The 444 MW Vishnugad-Pipalkoti project under the THDC also faced delays in obtaining the clearances from the forest department to divert 80.507 ha of forest land for the project. The delay was caused in obtaining the stage II forest clearance which was in the hands of the State Wildlife Board, which finally gave its clearance in March 2013. But the surprise is that the World Bank approved the project even before it got its clearances but claimed that work would begin only after all clearances are obtained. But like a lot of other projects, work had already begun for the power house near Harsari village, affecting the villagers. Unfortunately, the inspection panel of the World Bank that was looking into the complaints against the project have completely failed to understand or show the courage to point out the failures of the project and the Bank right from impact assessment to consultations to violations in clearance procedures. The joint statement of the Inspection panel and the World Bank Management on Oct 2, 2014 exposes both the parties. The World Bank, while funding destruction of Alaknanda River, one of the two major head sources of the Ganga, is claiming to fund river rejuvenation efforts in the downstream!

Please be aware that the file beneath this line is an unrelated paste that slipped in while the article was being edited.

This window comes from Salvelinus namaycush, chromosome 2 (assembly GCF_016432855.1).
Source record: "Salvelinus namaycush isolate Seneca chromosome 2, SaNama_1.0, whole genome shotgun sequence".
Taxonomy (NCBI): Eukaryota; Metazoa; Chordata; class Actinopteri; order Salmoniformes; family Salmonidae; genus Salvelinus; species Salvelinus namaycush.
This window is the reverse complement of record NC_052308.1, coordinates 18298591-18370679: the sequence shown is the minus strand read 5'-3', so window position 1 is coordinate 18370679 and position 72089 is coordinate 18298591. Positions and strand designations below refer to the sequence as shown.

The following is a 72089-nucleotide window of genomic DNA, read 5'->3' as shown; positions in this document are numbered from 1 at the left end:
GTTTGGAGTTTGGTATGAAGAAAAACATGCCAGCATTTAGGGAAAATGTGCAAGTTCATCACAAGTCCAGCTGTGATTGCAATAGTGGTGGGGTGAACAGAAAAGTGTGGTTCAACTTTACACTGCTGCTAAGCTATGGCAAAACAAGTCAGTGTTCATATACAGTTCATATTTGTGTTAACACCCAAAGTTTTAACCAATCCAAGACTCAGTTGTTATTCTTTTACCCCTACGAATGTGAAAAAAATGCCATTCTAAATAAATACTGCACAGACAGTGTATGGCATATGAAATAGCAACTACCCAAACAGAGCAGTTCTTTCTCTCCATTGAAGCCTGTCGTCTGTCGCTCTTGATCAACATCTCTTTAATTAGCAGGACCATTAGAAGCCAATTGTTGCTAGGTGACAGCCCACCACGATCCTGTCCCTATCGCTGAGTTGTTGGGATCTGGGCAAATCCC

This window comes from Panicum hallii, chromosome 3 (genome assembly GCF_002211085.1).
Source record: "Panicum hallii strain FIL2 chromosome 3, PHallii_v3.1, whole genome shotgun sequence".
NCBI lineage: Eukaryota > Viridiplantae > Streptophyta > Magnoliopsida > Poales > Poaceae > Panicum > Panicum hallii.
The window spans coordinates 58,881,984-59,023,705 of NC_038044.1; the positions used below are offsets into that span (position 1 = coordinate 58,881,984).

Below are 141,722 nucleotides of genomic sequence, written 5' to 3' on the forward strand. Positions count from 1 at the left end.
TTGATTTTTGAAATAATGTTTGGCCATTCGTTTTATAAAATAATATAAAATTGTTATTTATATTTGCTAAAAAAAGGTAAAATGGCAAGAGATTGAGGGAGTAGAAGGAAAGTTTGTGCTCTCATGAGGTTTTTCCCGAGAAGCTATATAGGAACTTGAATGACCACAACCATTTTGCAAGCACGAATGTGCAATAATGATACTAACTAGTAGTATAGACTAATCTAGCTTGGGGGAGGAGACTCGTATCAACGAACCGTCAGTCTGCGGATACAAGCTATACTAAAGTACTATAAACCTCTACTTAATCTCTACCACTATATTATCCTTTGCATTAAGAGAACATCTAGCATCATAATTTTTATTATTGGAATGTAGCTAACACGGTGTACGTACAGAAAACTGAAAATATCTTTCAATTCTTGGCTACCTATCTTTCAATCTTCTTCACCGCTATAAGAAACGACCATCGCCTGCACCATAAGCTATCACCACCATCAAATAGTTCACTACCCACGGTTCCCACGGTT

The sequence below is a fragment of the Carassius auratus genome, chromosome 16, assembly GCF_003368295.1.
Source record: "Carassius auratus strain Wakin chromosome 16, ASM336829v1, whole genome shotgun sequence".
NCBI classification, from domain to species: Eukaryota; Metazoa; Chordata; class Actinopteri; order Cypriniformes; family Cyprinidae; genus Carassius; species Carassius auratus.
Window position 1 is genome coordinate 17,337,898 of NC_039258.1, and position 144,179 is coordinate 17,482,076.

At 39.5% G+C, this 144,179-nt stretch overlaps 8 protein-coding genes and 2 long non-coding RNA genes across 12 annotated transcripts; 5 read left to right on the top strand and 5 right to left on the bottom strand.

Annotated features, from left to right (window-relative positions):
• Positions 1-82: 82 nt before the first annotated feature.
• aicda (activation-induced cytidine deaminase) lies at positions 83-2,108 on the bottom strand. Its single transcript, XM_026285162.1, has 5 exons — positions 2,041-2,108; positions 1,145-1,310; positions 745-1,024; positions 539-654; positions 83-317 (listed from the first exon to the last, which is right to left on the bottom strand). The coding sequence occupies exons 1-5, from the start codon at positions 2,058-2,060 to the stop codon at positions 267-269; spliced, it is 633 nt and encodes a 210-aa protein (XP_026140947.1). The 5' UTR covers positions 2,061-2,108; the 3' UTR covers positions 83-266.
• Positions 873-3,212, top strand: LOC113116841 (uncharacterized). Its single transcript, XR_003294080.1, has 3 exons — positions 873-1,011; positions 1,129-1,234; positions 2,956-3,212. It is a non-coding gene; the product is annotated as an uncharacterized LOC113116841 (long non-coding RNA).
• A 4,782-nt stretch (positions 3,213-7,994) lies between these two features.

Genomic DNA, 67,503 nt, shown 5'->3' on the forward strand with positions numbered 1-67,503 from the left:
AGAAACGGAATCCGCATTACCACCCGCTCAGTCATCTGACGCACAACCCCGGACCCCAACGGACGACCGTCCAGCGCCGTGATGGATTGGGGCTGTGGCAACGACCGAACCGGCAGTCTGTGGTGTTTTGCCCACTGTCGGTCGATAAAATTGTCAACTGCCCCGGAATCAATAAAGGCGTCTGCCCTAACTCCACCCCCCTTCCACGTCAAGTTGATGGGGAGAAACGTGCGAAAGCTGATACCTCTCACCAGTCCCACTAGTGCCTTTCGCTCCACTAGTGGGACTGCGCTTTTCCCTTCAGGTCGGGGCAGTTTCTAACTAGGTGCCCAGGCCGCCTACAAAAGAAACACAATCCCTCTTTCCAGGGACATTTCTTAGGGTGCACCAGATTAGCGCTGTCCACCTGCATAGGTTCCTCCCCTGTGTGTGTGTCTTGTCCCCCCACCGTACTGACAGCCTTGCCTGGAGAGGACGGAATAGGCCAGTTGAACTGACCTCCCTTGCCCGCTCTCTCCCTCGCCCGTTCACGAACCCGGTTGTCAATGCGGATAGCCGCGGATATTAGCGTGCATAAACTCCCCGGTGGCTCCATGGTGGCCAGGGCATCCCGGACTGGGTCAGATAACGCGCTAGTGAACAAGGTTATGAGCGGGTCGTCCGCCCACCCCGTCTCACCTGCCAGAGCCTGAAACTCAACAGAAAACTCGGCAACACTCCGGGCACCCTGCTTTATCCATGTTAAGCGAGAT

Even one year after the floods, there is no comprehensive report about the disaster that would give a blow by blow account and fix accountability. The villagers are still awaiting resettlement[xviii].
Residents of 29 villages in Tehri district who already faced danger from landslides are now in a worse situation as the landslide occurrence has increased since the 2013 floods. But the villagers say that the state has made no efforts into their relocation and they live in fear of their life. The government had claimed that these villages would be relocated for their safety but due to the laxity of the authorities, work has not started on that yet.[xix]
To know more about the situation of hydropower dams in Uttarakhand in the context of June 2013 disaster, read SANDRP’s blogs: